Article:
Civil Liberties, National Security and Prospects for Consensus : Legal, Philosophical and Religious Perspectives
The idea of security has recently seen a surge of interest from political philosophers. After the atrocities of 11 September 2001 and 7 July 2005, many leading politicians justified encroachments on international legal standards and civil liberties in the name of security and with a view to protecting the rights of the people. Suggestions were made on both sides of the Atlantic to the effect that the extremism of terrorism required the security of the many to be weighed against the liberties of other citizens. In this collection of essays, Jeremy Waldron, Conor Gearty, Tariq Modood, David Novak, Abdelwahab El-Affendi and others debate how to move beyond the false dichotomy whereby fundamental human rights and international standards are conceived as something to be balanced against security. They also examine the claim that this aim might better be advanced by the inclusion in public debate of explicitly religious voices.
- Online resource
- 05 Mar 2012
- Cambridge University Press (Virtual Publishing)
- Cambridge, United Kingdom
Table of contents
Part I. The Security-Liberty Debate: 1. Safety and security Jeremy Waldron; 2. Escaping Hobbes: liberty and security for our democratic (not anti-terrorist) age Conor Gearty; 3. Secularism, religion as identity and respect for religion Tariq Modood; Part II. Impact on Society: The Management of Unease: 4. From cartoons to crucifixes: current controversies concerning the freedom of religion and the freedom of expression before the European Court of Human Rights Malcolm Evans; 5. Building a consensus on 'national security' in Britain: terrorism, human rights and 'core values' - the Labour Government (a retrospective examination) Derek McGhee; 6. Terror, reason and rights Eric Metcalfe; Part III. Religious Dimensions: 7. Religiously-rooted engagement in the relationship between human rights and security: a socio-anthropological approach Charlotte Alfred; 8. The elimination of mutilation and torture in Rabbinic thought and practice: a Jewish comment amidst the civil liberties, national security debate David Novak; 9. Narrating religious insecurity: Islamic-Western conceptions of mutual threat Abdelwahab El-Affendi; 10. Security and the State: a Christian Realist perspective on the world since 9/11 Robin Lovin.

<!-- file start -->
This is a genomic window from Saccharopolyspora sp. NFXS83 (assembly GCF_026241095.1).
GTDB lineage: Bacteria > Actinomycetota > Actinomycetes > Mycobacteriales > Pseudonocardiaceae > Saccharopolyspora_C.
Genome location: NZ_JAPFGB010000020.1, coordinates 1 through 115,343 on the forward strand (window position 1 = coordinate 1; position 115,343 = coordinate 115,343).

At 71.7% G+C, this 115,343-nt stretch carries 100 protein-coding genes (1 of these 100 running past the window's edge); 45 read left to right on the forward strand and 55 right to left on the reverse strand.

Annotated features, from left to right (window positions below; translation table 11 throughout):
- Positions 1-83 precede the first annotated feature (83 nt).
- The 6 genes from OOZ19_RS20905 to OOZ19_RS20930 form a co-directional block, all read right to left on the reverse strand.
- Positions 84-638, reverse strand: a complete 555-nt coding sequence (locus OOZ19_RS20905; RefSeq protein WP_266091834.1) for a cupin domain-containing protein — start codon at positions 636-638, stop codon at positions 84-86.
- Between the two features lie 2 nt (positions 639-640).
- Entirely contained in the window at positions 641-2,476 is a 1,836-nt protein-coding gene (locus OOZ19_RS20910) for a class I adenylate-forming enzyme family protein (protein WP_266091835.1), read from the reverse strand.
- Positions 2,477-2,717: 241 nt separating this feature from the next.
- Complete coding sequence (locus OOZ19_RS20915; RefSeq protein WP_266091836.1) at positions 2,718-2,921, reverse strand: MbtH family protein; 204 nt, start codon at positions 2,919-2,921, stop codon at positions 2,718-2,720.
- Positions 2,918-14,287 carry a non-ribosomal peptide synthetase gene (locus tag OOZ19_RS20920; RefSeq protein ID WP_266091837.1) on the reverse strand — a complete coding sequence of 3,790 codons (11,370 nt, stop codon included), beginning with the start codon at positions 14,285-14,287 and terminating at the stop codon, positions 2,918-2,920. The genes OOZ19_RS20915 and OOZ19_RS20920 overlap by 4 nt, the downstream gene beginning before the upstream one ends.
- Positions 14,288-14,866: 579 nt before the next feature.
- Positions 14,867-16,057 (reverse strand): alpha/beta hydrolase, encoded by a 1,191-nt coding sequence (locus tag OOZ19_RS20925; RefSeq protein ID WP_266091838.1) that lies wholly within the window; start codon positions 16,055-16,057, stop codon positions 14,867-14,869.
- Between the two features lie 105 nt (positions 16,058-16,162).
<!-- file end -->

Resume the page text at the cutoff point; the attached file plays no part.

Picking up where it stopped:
About Esther D. Reed
Esther D. Reed is Associate Professor of Theological Ethics and Director of the Network for Religion in Public Life at the University of Exeter. Michael Dumper is Professor in Middle East Politics at the University of Exeter.